Is the Lifetime ISA really the answer to your property ladder problems?
After long anticipation, the Lifetime ISA (‘LISA’) will finally be making an appearance on 6 April 2017, with only certain people eligible to reap the benefits. The LISA is an individual savings account available to those aged between 18 and 40. Chancellor, George Osborne, first introduced the LISA in his 2016 Budget, offering a solution for those struggling, trying, and failing to climb the unforgiving property ladder. It is also designed to tackle the other large milestone in life through providing a tax-free pecuniary pot upon turning 60. Given that Local Government Secretary, Sajid Javid, has confirmed that we are amidst a ‘broken’ housing market, we will be discussing the former.
The LISA will ensure that the Government pays a bonus of up to £1,000.00 per year on investments made. However, the catch is that savers may only pay a maximum of £4,000.00 into their account annually. Towards the end of the first year, there will be a 25% bonus. From the year 2018/19, this bonus will be monthly. Somebody aged 18 can potentially earn up to £32,000.00 in a ‘free’ Government hand-out. This is provided that they gradually pay £128,000.00 into their account until they turn 50, which is the cut-off point for paying into the LISA.
As well as being within the necessary age range, this must be your first residential purchase. You will not qualify for the LISA if you have owned a property before, including acquirement through inheritance. This is regardless of whether the property is in the UK or not.
It is also worth noting that the purchase price is capped at £450,000.00, whether you live in or outside London. This is unlike the Help-to-Buy ISA (‘HTB Isa’) which limits the purchase price to £250,000.00 if the property is outside London. This blanket limitation could still prove to be a challenge if, for example, the cost of houses continue to escalate. It would appear that the purchase price restriction does not take the future rise and fall of the property market into consideration. Further, it remains to be seen whether the cap will be revised and/or adjusted accordingly in future.
Withdrawing money from your LISA is not without its shortcomings and incurs a 25% exit fee (except in the year 2017/18). The only exceptions are where you are buying your first home; are above 60 years of age; or have a terminal illness. Arguably, this charge may be deemed punitive; particularly if a saver happens to require urgent access to their monies for reasons other than those stipulated. Given the stringent consequence, the Financial Conduct Authority has stressed the importance of investors being forewarned.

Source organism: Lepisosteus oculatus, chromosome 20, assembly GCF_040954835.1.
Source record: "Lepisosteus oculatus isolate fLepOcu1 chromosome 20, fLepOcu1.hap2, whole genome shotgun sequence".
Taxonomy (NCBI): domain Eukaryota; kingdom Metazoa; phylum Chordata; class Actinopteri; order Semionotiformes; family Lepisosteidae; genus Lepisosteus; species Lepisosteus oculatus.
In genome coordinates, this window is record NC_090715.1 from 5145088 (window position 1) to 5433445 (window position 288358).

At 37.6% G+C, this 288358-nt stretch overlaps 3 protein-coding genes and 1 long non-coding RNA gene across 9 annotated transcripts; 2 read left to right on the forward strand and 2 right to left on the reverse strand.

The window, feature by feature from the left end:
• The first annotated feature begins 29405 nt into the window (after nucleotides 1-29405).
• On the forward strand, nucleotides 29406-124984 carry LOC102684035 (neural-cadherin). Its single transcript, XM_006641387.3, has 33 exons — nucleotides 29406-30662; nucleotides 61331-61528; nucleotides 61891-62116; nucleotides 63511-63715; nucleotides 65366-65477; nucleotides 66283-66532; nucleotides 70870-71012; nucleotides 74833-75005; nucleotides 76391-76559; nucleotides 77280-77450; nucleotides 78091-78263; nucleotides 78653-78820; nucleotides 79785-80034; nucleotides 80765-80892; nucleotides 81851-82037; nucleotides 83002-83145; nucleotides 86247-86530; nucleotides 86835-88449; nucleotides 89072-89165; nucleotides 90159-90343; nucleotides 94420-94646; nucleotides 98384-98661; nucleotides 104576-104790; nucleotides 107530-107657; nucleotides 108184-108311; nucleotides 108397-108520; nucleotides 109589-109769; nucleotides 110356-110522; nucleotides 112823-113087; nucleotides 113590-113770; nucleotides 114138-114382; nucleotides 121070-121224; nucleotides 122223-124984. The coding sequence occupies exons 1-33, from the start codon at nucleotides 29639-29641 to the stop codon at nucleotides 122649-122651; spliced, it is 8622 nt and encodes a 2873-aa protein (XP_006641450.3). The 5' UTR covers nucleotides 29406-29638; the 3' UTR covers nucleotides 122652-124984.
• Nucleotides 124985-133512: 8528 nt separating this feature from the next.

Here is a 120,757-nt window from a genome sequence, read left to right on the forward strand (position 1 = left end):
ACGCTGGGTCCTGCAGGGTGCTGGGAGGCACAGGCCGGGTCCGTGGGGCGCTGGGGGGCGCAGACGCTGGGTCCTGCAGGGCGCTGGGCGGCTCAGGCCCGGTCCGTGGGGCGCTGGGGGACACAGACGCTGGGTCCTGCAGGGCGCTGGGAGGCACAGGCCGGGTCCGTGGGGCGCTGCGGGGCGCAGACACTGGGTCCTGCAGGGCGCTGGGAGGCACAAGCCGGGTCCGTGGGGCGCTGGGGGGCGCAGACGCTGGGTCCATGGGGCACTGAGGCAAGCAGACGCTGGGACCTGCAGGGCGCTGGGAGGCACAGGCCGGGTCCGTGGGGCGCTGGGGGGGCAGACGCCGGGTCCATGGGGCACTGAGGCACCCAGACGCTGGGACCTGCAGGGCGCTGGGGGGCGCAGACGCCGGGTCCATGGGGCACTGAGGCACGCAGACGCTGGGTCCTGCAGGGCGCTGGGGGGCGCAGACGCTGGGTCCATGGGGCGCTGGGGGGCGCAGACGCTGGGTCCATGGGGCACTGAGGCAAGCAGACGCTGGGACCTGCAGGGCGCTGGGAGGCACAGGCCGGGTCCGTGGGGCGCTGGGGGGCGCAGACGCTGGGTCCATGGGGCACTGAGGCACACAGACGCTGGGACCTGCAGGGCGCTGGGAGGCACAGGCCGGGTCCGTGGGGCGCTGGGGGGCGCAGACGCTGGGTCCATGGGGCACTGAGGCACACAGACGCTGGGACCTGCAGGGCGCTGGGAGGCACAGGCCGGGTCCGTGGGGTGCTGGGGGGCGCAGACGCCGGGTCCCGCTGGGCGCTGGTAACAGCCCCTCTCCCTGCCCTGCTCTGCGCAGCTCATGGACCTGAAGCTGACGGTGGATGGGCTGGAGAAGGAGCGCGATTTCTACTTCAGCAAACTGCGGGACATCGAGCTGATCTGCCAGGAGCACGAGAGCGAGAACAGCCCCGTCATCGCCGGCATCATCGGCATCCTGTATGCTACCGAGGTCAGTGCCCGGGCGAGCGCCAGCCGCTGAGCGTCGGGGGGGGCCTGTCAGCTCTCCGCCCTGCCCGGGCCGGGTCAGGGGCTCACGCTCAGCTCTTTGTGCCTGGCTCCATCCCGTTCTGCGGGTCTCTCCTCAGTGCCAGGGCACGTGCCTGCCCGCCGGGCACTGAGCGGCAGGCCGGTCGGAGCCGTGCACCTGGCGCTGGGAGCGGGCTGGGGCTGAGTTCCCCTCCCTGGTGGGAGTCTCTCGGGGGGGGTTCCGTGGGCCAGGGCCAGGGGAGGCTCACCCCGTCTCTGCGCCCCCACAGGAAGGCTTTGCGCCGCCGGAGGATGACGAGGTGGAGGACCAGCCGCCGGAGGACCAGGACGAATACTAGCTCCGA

To put the exit fee into perspective, we can look at a hypothetical situation. In this scenario, a keen teen is fortunate enough to invest £4,000.00 in their LISA and receive a 25% boost from the Government. Their total savings would now be £5,000.00. Due to unforeseen circumstances or perhaps a change of direction in their life, they need to withdraw from their pot of money earlier than expected. Unfortunately though, this entails a hefty penalty of 25%. They would be penalised by £1,250.00, only to discover that their savings amount to £3,750.00 – a shocking 6.5% less than their initial investment. It begs the question, is their LISA truly worth it?
Evidently, the scheme is bountiful in a situation where you do not need to prematurely access your money and it can prove generous in other ways too. One example of this is where you and your partner/spouse have both opened a LISA each and are looking to buy a house together (both as first-time buyers). Provided that the house costs no more than £450,000.00, you can theoretically benefit from two bonuses.
Whether purchasing alone or with your significant other, the money is paid directly to the Conveyancer/Solicitor handling your transaction. Unlike the HTB ISA, the money stored in the LISA may be utilised for the deposit at Exchange of Contracts (‘Exchange’). This is the point at which the Buyer(s) and Seller(s) become legally bound by the Contract they have afore signed. Do be advised that these savings may only be used on Exchange or Completion if your LISA has been open for at least a year.
Scepticism has risen since the unveiling of the LISA. Tom McPhail, Head of Pensions Research, has warned that, ‘stoking the demand side of the equation isn’t going to fix the problem – it’s going to accelerate the problem’ and insists that the Government should facilitate ‘more house construction’ instead. This echoes the beliefs of Sajid Javid who advises that, ‘The only way to halt the decline in affordability and help more people onto the housing ladder is to build more homes.’
When simplified, the LISA appears to be a lot like free money, particularly where people are able to and can afford to save. If you cannot afford to save, then surely this lifeline being offered by George Osborne is not actually a lifeline after all. One may argue that climbing the property ladder will not become any easier even if the LISA is there to assist. Therefore, it is logical to deduce that the imbalance between the privileged and those from less fortunate backgrounds is as prevalent as ever; thus the introduction of the LISA only serves to perpetuate this. For that reason, perhaps it would be beneficial to now address the major issue of sustained property price inflation so that a significant chunk of one’s life is not spent merely saving for a first home.
Written by Harj Mann, Trainee Solicitor